“I don’t agree with everything, but I think there is a lot to what you say,” said Fabre. He gave $10 to the campaign, subscribed to the Militant and bought a copy of Are They Rich Because They’re Smart? Class, Privilege, and Learning Under Capitalism by SWP National Secretary Jack Barnes.
‘Back struggles in Myanmar, India’
“I had no idea about all this,” 24-year-old Jalisa Joiner said when Atlanta SWP mayoral candidate Rachele Fruit knocked on her door Feb. 27 and explained how the party supports farmers in India fighting the government’s attempt to drive them off their land, and workers, farmers and youth protesting the military coup in Myanmar.
“They don’t talk much about these things in the news,” Joiner said. “As you describe, these are people going through the same kinds of things as we are here.”
“Our campaign encourages workers to join in solidarity with workers’ struggles all over the world,” Fruit said. “We raise demands to unite the working class so we can defend ourselves.”
Joiner, who lost her motel clerk job when the pandemic hit, is trying to start a cleaning business. “People want to work, not depend on government resources.”
“My campaign supports Amazon workers in Alabama organizing to get a union at their workplace,” Fruit said. “That would put workers there in a better position to win higher wages and better job conditions, and inspire workers elsewhere. Through struggles like these, workers will see the need to forge our own party, a labor party.
“We’re inviting workers we meet to go with us to Bessemer and meet some of these Amazon workers and bring our support,” Fruit said.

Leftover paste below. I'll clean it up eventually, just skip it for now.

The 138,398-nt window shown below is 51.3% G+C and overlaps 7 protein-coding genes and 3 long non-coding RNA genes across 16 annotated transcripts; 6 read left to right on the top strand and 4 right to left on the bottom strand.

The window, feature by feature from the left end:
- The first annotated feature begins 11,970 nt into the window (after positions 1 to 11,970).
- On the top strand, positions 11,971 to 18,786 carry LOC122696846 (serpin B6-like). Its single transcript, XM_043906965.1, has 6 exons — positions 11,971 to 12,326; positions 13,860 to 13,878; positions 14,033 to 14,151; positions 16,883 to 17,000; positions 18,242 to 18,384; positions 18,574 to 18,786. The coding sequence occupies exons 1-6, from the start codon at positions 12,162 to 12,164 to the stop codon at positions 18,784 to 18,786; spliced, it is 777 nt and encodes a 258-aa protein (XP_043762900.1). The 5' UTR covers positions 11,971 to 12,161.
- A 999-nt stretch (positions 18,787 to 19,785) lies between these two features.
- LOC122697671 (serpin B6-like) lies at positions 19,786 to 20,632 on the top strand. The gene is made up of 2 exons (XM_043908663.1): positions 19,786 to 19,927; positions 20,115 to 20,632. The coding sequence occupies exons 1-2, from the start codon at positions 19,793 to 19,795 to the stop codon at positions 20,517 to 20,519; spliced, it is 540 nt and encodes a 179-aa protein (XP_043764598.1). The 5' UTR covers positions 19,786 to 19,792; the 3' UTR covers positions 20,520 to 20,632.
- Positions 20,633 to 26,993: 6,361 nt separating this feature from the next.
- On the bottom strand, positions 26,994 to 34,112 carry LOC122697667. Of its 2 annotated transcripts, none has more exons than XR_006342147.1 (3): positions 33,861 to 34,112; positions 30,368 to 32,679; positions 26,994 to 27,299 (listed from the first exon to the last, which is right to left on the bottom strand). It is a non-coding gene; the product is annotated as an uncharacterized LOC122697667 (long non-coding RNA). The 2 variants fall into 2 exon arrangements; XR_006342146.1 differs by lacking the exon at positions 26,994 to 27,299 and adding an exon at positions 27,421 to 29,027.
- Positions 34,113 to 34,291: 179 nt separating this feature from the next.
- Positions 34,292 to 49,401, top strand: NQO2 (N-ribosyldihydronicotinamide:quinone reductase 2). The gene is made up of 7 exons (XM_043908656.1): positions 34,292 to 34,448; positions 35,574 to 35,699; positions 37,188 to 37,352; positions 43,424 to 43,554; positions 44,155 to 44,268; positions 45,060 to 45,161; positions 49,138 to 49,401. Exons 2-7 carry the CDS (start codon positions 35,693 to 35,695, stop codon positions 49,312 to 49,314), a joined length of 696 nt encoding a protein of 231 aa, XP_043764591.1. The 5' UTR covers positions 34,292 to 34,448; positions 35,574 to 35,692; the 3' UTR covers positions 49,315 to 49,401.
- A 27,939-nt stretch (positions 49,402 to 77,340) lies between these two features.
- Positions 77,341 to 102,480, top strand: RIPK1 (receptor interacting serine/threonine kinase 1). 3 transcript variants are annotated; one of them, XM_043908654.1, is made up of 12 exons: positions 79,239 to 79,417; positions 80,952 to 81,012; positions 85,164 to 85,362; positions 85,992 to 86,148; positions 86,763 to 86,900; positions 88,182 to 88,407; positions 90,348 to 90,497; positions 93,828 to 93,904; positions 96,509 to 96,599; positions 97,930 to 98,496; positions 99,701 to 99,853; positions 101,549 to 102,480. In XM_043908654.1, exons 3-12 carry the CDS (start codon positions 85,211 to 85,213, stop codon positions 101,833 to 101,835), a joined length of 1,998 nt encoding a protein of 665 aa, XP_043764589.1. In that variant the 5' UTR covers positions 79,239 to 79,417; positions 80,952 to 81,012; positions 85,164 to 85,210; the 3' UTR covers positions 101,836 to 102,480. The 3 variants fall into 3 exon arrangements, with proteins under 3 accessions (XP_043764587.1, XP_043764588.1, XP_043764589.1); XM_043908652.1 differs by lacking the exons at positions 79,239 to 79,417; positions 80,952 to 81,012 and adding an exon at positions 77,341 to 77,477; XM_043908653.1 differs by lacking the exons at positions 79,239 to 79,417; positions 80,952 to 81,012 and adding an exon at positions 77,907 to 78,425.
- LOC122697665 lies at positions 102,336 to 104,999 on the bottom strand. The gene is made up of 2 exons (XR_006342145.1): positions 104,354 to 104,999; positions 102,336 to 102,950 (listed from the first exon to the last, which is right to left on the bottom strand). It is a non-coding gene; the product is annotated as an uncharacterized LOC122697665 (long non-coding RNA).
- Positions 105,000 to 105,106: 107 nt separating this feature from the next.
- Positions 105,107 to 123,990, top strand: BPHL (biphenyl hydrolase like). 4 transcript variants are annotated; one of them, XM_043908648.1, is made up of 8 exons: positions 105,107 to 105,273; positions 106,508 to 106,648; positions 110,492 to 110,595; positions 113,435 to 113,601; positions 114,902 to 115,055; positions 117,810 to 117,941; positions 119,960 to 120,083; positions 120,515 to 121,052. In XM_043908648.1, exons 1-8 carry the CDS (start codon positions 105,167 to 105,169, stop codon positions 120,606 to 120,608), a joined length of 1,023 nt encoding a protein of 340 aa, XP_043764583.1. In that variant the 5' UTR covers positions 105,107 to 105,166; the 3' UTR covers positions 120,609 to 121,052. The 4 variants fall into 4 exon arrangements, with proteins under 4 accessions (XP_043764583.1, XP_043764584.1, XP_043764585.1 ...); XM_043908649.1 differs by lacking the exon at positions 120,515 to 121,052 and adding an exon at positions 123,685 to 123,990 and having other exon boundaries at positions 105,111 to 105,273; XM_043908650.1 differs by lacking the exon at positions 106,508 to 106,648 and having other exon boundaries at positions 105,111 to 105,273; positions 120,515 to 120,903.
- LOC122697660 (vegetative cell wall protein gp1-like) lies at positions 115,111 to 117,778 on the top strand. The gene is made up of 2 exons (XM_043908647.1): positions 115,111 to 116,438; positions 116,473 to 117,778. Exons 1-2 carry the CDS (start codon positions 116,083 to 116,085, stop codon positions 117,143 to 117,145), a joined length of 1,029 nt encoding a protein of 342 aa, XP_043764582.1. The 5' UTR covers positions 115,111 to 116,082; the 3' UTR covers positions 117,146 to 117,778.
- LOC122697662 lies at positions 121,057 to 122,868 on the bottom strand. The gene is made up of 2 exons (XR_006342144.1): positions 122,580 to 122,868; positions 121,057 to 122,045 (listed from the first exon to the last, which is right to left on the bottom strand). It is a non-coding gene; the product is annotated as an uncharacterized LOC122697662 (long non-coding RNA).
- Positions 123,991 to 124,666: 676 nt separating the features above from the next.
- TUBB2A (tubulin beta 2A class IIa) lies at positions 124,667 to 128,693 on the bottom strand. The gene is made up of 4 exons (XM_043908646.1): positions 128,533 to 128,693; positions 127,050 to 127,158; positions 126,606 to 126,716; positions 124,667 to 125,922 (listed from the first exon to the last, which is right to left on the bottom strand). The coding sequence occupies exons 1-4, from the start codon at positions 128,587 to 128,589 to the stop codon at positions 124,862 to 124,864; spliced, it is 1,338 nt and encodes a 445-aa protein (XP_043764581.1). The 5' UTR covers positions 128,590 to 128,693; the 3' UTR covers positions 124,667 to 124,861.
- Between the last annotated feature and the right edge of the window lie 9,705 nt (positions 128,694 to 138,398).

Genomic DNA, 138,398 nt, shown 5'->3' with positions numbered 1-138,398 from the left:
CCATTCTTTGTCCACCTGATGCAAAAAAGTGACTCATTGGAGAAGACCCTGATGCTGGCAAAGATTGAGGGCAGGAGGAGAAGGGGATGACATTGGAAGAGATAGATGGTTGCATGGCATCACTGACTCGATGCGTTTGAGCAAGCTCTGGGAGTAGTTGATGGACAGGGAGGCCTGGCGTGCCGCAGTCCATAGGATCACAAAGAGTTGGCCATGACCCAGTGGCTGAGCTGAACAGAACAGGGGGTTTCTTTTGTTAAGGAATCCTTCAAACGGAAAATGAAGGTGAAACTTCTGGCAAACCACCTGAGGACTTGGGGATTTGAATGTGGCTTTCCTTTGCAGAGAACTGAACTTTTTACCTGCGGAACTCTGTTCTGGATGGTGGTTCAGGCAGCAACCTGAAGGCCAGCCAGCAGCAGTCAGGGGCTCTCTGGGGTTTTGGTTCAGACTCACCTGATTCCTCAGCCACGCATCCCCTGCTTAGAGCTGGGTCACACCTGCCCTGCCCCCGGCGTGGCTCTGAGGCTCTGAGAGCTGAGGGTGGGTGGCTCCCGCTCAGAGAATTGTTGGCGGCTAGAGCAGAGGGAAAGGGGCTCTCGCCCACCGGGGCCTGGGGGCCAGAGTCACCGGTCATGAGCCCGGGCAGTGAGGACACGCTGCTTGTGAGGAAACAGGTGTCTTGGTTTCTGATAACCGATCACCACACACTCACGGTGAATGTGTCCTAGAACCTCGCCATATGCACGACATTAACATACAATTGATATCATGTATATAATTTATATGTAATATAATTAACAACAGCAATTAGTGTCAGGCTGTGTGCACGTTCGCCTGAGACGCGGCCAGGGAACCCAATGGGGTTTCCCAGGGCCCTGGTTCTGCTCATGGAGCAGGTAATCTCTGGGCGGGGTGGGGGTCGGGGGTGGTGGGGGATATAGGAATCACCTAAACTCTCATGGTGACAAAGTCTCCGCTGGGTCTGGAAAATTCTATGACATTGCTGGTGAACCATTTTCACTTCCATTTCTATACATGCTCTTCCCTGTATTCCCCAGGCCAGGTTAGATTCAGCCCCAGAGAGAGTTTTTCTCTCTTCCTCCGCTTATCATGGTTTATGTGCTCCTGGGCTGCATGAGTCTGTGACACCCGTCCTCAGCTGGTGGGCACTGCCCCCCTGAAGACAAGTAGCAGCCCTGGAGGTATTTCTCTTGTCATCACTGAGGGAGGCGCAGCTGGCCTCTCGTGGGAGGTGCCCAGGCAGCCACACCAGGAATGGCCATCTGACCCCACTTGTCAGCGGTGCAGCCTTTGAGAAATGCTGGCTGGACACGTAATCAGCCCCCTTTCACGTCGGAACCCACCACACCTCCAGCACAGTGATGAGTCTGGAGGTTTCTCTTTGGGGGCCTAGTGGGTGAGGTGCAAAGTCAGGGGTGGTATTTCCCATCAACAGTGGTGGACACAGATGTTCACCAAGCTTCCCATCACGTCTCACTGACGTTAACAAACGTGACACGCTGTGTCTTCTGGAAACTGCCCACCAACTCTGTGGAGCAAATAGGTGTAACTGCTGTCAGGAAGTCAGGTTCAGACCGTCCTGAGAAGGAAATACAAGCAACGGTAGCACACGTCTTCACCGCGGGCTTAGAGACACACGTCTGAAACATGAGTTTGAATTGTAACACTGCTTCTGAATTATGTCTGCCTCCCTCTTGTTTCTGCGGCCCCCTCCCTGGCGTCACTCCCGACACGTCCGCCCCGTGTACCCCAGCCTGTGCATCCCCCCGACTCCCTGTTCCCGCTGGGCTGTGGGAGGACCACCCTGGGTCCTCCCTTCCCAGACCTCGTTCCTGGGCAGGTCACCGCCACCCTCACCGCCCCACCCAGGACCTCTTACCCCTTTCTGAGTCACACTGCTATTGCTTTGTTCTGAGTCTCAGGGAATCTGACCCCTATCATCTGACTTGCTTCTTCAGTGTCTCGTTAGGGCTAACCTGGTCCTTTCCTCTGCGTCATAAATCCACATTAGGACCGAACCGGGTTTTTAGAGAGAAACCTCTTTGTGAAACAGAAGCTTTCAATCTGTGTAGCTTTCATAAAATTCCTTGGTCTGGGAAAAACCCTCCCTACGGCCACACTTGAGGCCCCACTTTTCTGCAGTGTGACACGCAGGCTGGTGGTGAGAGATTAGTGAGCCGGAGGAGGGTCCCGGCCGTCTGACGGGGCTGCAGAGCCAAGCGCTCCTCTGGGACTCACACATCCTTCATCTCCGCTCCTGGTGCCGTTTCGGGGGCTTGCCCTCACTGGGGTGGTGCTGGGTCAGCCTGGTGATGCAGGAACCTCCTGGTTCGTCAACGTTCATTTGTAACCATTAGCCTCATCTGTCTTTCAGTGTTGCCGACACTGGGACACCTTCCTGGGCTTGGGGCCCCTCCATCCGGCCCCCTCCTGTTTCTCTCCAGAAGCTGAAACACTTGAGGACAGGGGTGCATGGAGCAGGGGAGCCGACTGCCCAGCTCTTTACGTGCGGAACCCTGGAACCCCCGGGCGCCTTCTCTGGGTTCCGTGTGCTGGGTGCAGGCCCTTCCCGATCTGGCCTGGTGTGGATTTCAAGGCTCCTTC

“I’ll try to get some of my neighbors to come to my house to meet you and talk more about these ideas,” Joiner said. She added that when one of her neighbors saw an overdue rent warning on her door, they organized a fundraiser to help her pay the rent. “These are the kinds of people who would be interested in your campaign. Give me some flyers so I can get them out.” Joiner subscribed to the Militant.
Back Steelworkers on strike
Tony Lane and Ruth Robinett, supporters of Malcolm Jarrett, SWP candidate for mayor in Pittsburgh, met with Melinda Swartz in Sharon, Pennsylvania, Feb. 17. SWP campaigners have been visiting the area to win solidarity for the six-month strike by United Steelworkers members in nearby Farrell.
Swartz, who recently renewed her Militant subscription, described her experiences when workers at the plant where she works won a union almost 20 years ago. “Every day the bosses had us in the office watching an anti-union video,” she said, “but we voted the union in.”
Swartz said she would come to Pittsburgh to help with the SWP campaign. To join the SWP candidates building solidarity with workers’ struggles and discussing their working-class program, contact the nearest party branch.